All of that to say that (despite all my complaining), wow, The Way of Kings is still extremely good. Intriguing characters with real problems (I mean, besides the end of the world), highly alien setting with reasonable extensions of human societal development as a result[1], moral dilemmas, secrets to be explored, and of course exciting combat and magic sequences. I don’t think it would hold up to the kind of attention I paid Jordan’s opus, but that’s a reflection of how I’ve changed more than anything else. Which is why it’s nice to have followed along on the Tor reread as I dug through this one. Well, it was up until the last quarter of the book or so, when suddenly the authors and a lot of the commenters had read the new book and I had not yet. Bleah.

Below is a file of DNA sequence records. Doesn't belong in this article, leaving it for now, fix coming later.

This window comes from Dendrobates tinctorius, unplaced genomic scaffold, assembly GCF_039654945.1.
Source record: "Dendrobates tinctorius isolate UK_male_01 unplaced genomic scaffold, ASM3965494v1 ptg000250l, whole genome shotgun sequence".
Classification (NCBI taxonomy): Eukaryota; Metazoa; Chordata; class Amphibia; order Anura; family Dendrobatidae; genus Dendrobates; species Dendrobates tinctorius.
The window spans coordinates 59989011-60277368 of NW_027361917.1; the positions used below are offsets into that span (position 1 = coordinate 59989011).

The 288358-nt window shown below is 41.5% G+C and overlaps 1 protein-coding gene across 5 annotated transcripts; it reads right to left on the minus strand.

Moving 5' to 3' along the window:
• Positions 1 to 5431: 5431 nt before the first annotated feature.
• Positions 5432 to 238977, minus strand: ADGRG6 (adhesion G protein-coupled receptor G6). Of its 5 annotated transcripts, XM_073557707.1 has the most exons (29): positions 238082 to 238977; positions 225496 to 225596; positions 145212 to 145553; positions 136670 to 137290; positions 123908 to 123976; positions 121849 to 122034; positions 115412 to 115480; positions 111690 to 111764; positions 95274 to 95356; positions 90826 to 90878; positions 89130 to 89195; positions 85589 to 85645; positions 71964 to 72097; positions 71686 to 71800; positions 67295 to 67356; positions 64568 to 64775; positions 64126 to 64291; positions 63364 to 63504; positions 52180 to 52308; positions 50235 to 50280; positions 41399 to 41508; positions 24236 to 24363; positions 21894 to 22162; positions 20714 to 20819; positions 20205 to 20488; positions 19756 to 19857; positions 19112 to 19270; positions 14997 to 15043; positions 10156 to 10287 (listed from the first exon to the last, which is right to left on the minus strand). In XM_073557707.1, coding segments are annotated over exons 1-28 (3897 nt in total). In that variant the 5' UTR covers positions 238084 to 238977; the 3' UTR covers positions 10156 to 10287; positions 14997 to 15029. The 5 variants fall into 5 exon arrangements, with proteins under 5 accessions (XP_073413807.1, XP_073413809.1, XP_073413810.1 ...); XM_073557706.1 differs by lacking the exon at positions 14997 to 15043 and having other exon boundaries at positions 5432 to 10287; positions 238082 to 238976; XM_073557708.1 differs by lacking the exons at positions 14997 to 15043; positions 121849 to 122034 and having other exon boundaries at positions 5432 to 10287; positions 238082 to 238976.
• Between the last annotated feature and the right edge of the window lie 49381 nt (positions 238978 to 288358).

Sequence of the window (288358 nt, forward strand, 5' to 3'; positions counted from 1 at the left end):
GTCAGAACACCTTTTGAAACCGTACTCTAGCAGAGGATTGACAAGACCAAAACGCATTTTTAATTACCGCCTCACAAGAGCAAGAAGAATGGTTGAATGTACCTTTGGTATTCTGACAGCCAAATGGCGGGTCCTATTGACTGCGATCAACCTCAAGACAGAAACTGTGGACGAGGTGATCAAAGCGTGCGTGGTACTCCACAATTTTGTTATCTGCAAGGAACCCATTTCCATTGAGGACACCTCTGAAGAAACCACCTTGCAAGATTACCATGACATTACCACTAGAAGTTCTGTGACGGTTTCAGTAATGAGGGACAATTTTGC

Because, seriously? It’s not all the details they teased out of this book that astonish me, although there are some pretty astonishing things being teased out. Someone translated runic script on a couple of the late book drawings? Someone else identified who all of the faces are in the chapter icons, associated them with thematic elements laid out in the otherwise bare glossary, and then proved how those faces / themes fit the chapters?! Are you kidding me? So, yes. Pretty meaty stuff, and kudos to Brandon Sanderson for that much depth and attention to detail at every turn. But then there’s all the connections they have drawn to his other works, which are all set in the same universe[2] and contain a same wandering character as well as the same pantheon of cooperative and opposed gods, some alive, some dead, spread out in the various corners they have decided to stake out and world[3] around with. Although I’ve read like 3/4 of his output, I would never have had the faintest clue about any of these interconnections. Which just makes me want to go back and reread all the rest of his books too, and if I resented the time for this, how am I supposed to find time for that?